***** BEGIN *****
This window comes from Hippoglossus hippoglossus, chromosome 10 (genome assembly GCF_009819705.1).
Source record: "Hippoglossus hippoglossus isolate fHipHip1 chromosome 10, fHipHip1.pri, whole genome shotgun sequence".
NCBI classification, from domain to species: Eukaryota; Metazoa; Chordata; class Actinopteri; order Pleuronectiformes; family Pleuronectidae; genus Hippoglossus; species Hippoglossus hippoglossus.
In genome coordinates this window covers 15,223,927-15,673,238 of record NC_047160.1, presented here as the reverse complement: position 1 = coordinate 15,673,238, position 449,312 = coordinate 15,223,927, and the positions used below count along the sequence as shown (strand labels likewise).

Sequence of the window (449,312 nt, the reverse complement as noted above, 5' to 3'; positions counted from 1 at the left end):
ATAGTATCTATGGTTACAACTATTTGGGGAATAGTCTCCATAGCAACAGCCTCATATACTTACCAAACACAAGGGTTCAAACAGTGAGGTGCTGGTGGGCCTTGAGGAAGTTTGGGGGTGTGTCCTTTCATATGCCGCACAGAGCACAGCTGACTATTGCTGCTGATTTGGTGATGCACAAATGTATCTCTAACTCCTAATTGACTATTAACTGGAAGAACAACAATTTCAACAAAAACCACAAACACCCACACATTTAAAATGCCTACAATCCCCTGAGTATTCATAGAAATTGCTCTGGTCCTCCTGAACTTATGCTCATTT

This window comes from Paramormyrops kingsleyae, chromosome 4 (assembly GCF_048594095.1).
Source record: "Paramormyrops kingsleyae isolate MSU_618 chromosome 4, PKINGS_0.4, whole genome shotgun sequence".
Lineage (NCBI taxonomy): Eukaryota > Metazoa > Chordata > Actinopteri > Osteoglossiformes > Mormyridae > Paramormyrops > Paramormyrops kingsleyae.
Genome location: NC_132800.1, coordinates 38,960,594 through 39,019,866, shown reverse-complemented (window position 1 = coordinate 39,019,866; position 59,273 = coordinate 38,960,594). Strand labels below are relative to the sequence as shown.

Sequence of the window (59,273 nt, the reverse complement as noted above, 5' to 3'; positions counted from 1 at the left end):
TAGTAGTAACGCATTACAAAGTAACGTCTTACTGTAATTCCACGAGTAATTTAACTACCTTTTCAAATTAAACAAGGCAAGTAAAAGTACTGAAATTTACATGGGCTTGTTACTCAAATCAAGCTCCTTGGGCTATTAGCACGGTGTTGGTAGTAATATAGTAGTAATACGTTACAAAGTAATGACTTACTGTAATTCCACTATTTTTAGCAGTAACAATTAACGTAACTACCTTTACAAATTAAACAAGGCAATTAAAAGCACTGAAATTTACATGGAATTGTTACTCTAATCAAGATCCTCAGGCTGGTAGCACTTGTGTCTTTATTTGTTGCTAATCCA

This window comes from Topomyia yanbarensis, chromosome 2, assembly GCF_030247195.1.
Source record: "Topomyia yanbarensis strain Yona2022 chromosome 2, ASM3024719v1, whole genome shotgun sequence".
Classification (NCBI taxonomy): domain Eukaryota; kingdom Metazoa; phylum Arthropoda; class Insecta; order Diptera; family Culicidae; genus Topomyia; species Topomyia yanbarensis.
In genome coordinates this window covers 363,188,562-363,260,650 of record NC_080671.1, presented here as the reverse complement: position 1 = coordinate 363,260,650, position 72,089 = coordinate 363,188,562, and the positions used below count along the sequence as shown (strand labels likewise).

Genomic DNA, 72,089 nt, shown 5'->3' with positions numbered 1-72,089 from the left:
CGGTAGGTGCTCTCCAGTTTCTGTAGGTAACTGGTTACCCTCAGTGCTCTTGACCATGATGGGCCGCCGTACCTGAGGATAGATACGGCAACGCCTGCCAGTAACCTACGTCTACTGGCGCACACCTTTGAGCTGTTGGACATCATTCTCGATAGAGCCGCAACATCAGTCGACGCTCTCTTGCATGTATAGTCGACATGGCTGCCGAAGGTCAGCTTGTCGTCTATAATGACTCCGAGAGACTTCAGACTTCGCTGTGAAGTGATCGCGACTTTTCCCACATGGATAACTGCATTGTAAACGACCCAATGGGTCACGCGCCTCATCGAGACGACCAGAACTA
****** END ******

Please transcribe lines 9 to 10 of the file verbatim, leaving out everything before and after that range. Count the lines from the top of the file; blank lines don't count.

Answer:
Lineage (NCBI taxonomy): Eukaryota > Metazoa > Chordata > Actinopteri > Osteoglossiformes > Mormyridae > Paramormyrops > Paramormyrops kingsleyae.
Genome location: NC_132800.1, coordinates 38,960,594 through 39,019,866, shown reverse-complemented (window position 1 = coordinate 39,019,866; position 59,273 = coordinate 38,960,594). Strand labels below are relative to the sequence as shown.